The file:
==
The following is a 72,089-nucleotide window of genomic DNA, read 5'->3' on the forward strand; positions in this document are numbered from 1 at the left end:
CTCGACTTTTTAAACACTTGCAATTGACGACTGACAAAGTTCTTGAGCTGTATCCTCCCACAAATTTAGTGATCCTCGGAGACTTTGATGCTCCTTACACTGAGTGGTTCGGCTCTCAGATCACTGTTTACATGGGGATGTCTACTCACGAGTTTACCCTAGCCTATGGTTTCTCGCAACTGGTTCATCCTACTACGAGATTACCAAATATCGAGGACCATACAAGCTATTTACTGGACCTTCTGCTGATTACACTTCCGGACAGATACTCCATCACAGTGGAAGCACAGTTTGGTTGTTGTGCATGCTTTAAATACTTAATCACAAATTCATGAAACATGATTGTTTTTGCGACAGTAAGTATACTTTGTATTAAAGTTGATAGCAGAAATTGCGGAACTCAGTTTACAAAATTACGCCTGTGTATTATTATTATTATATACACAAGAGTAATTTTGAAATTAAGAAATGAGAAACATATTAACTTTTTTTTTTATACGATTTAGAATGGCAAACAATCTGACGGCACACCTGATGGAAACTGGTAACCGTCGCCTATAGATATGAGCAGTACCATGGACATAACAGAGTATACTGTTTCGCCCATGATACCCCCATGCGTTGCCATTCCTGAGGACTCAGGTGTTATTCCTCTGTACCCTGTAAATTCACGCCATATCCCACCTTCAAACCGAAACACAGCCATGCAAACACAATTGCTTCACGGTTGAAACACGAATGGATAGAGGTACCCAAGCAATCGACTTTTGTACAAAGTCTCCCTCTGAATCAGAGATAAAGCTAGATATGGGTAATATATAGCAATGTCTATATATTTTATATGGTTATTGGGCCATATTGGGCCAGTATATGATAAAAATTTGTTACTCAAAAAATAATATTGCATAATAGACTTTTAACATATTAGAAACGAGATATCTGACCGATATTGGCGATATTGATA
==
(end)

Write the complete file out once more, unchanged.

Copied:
The following is a 72,089-nucleotide window of genomic DNA, read 5'->3' on the forward strand; positions in this document are numbered from 1 at the left end:
CTCGACTTTTTAAACACTTGCAATTGACGACTGACAAAGTTCTTGAGCTGTATCCTCCCACAAATTTAGTGATCCTCGGAGACTTTGATGCTCCTTACACTGAGTGGTTCGGCTCTCAGATCACTGTTTACATGGGGATGTCTACTCACGAGTTTACCCTAGCCTATGGTTTCTCGCAACTGGTTCATCCTACTACGAGATTACCAAATATCGAGGACCATACAAGCTATTTACTGGACCTTCTGCTGATTACACTTCCGGACAGATACTCCATCACAGTGGAAGCACAGTTTGGTTGTTGTGCATGCTTTAAATACTTAATCACAAATTCATGAAACATGATTGTTTTTGCGACAGTAAGTATACTTTGTATTAAAGTTGATAGCAGAAATTGCGGAACTCAGTTTACAAAATTACGCCTGTGTATTATTATTATTATATACACAAGAGTAATTTTGAAATTAAGAAATGAGAAACATATTAACTTTTTTTTTTATACGATTTAGAATGGCAAACAATCTGACGGCACACCTGATGGAAACTGGTAACCGTCGCCTATAGATATGAGCAGTACCATGGACATAACAGAGTATACTGTTTCGCCCATGATACCCCCATGCGTTGCCATTCCTGAGGACTCAGGTGTTATTCCTCTGTACCCTGTAAATTCACGCCATATCCCACCTTCAAACCGAAACACAGCCATGCAAACACAATTGCTTCACGGTTGAAACACGAATGGATAGAGGTACCCAAGCAATCGACTTTTGTACAAAGTCTCCCTCTGAATCAGAGATAAAGCTAGATATGGGTAATATATAGCAATGTCTATATATTTTATATGGTTATTGGGCCATATTGGGCCAGTATATGATAAAAATTTGTTACTCAAAAAATAATATTGCATAATAGACTTTTAACATATTAGAAACGAGATATCTGACCGATATTGGCGATATTGATA